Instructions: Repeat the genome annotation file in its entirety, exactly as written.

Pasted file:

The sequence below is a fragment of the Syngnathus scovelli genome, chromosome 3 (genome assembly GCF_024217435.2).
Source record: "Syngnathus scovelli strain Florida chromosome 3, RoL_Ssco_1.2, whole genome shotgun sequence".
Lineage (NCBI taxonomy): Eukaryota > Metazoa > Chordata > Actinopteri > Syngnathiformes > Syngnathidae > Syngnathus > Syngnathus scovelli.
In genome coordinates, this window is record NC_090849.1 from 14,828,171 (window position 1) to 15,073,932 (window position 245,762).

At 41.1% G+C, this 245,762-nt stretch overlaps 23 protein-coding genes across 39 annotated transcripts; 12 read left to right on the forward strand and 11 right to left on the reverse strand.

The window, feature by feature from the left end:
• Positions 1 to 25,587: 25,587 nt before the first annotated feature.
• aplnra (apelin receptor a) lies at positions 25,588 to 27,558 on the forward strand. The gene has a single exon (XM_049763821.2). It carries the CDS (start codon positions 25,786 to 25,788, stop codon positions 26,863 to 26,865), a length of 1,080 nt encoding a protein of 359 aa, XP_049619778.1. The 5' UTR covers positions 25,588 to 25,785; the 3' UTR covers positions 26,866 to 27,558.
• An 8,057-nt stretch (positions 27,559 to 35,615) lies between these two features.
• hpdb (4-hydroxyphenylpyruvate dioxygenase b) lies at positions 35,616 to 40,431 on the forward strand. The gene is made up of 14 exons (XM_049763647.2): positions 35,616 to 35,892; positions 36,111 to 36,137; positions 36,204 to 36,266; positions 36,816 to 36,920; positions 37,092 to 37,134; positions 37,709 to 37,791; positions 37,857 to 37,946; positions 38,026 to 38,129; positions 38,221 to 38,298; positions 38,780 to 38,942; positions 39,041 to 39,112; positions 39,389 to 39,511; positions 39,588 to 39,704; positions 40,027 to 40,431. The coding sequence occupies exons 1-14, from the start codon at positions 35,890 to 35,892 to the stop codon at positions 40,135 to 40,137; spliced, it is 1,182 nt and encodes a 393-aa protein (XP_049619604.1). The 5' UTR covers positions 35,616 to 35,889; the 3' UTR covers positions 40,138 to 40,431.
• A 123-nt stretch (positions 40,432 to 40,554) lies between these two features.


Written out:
The sequence below is a fragment of the Syngnathus scovelli genome, chromosome 3 (genome assembly GCF_024217435.2).
Source record: "Syngnathus scovelli strain Florida chromosome 3, RoL_Ssco_1.2, whole genome shotgun sequence".
Lineage (NCBI taxonomy): Eukaryota > Metazoa > Chordata > Actinopteri > Syngnathiformes > Syngnathidae > Syngnathus > Syngnathus scovelli.
In genome coordinates, this window is record NC_090849.1 from 14,828,171 (window position 1) to 15,073,932 (window position 245,762).

At 41.1% G+C, this 245,762-nt stretch overlaps 23 protein-coding genes across 39 annotated transcripts; 12 read left to right on the forward strand and 11 right to left on the reverse strand.

The window, feature by feature from the left end:
• Positions 1 to 25,587: 25,587 nt before the first annotated feature.
• aplnra (apelin receptor a) lies at positions 25,588 to 27,558 on the forward strand. The gene has a single exon (XM_049763821.2). It carries the CDS (start codon positions 25,786 to 25,788, stop codon positions 26,863 to 26,865), a length of 1,080 nt encoding a protein of 359 aa, XP_049619778.1. The 5' UTR covers positions 25,588 to 25,785; the 3' UTR covers positions 26,866 to 27,558.
• An 8,057-nt stretch (positions 27,559 to 35,615) lies between these two features.
• hpdb (4-hydroxyphenylpyruvate dioxygenase b) lies at positions 35,616 to 40,431 on the forward strand. The gene is made up of 14 exons (XM_049763647.2): positions 35,616 to 35,892; positions 36,111 to 36,137; positions 36,204 to 36,266; positions 36,816 to 36,920; positions 37,092 to 37,134; positions 37,709 to 37,791; positions 37,857 to 37,946; positions 38,026 to 38,129; positions 38,221 to 38,298; positions 38,780 to 38,942; positions 39,041 to 39,112; positions 39,389 to 39,511; positions 39,588 to 39,704; positions 40,027 to 40,431. The coding sequence occupies exons 1-14, from the start codon at positions 35,890 to 35,892 to the stop codon at positions 40,135 to 40,137; spliced, it is 1,182 nt and encodes a 393-aa protein (XP_049619604.1). The 5' UTR covers positions 35,616 to 35,889; the 3' UTR covers positions 40,138 to 40,431.
• A 123-nt stretch (positions 40,432 to 40,554) lies between these two features.